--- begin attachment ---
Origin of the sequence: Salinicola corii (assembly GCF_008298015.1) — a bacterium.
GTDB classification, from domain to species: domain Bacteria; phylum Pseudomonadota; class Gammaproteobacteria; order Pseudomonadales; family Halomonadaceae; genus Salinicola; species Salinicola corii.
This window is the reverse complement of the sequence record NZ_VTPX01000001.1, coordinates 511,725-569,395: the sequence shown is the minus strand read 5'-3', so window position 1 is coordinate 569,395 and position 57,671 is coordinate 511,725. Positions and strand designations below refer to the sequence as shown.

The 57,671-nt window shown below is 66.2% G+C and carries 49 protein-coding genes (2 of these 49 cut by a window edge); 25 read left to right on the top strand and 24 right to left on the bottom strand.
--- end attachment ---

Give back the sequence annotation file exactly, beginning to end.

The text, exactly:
Origin of the sequence: Salinicola corii (assembly GCF_008298015.1) — a bacterium.
GTDB classification, from domain to species: domain Bacteria; phylum Pseudomonadota; class Gammaproteobacteria; order Pseudomonadales; family Halomonadaceae; genus Salinicola; species Salinicola corii.
This window is the reverse complement of the sequence record NZ_VTPX01000001.1, coordinates 511,725-569,395: the sequence shown is the minus strand read 5'-3', so window position 1 is coordinate 569,395 and position 57,671 is coordinate 511,725. Positions and strand designations below refer to the sequence as shown.

The 57,671-nt window shown below is 66.2% G+C and carries 49 protein-coding genes (2 of these 49 cut by a window edge); 25 read left to right on the top strand and 24 right to left on the bottom strand.